JVC GZ-HM450 Camcorder Review
Ease of Use
Ease of Use
With its iAuto mode, the JVC GZ-HM450 can be an easy camcorder to use, but we wouldn't say it's easier to use than any other entry-level camcorder on the market. Nearly all camcorders have dedicated auto modes that are simple to use and great for beginners, and there's nothing special about the one featured on the HM450 that we can say makes it better than the competition. In fact, the iAuto mode on the HM450 does leave a confusing set of options in the camcorder's menu system, while other dedicated auto modes (on camcorders from other manufacturers) often block out most of the menu options.
We do commend JVC's inclusion of standard definition recording options on the GZ-HM450, which is something that is becoming harder to find on HD models. How does this option help make the HM450 easier to use, you ask? Well, clips recorded in standard def are a whole lot easier to work with and edit on a computer compared to HD video. So, if you're recording something where quality isn't all that important, the SD recording modes can come in very handy. They're also great if your new to the video editing scene and you want to learn how to edit without the complications of HD video.
The JVC Everio GZ-HM450 isn't loaded with manual controls, so, unless you're comfortable using auto controls most of the time, this isn't the camcorder for you. You can put the camcorder into its dedicated auto mode button—Intelligent Auto—by pressing the iAuto button inside the LCD cavity. This mode makes the camcorder function with all automated controls, although you can still access the menu system (it just lacks as many options, like certain manual controls). The dedicated auto mode works well enough, and it even tries to select scene modes for you to use automatically (all camcorders do this these days, though).
Some of the basic auto controls, like focus, worked quite well on the HM450. We found the camcorder made quick adjustments to focus when we shot at different subjects, although using lots of zoom would often result in some sloppy autofocus performance (this is inevitable). Exposure adjustments were not so kind, with the camcorder often having trouble when we quickly moved from light to dark scenes (or vice versa).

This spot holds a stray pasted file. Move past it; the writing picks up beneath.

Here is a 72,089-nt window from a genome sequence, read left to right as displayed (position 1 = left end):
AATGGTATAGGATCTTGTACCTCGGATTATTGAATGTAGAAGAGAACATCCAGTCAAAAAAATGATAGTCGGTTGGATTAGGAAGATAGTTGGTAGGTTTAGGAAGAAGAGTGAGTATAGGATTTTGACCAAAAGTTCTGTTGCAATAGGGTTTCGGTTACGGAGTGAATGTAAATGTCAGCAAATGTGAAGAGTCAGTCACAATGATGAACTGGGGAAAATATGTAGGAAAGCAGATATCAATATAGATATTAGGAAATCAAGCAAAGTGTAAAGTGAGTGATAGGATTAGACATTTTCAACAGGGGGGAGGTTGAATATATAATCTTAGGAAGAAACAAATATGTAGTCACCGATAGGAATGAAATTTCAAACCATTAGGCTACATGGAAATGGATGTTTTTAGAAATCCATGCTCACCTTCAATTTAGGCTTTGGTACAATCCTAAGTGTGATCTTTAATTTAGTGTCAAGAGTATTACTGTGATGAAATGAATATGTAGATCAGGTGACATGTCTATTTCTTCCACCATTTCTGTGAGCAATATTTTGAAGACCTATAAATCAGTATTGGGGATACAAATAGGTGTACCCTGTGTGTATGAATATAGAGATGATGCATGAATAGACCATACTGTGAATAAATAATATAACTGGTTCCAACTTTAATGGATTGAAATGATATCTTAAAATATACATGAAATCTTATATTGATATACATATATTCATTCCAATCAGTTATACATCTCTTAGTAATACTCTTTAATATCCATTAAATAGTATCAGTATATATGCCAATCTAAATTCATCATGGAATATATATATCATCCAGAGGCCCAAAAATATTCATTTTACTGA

For the more advanced user who is still afraid of using full-fledged manual controls, the GZ-HM450 has a Touch AE/AF option that can produce some good results. The Touch AE/AF option functions as a tracking feature that can track by the faces of your subject or by a specific color in an attempt to keep the tracked subjects in focus and exposed properly. It also works as a "spot" focus and exposure feature where you can touch the portion of the image that you'd like to bring into focus and expose correctly. The "spot" function works better than the tracking features, and the color tracking option was the weakest feature of the three.
You may be disappointed to see the HM450 has only two options under its scene modes submenu. The first scene modeis called Night Alive and it is represented by an owl. This is essentially a night mode that uses a combination of gain and slow shutter speeds to boost low light performance. Spotlight is the other scene mode on the camcorder, and it is meant to limit noise when shooting a subject under a spotlight (like at a concert or theatrical performance). Most camcorders, even entry-level models, offer more scene modes than this, so it's something of a disappointing list. The camcorder does have a backlight compensation feature that is found separate from the scene modes in the camcorder's main menu.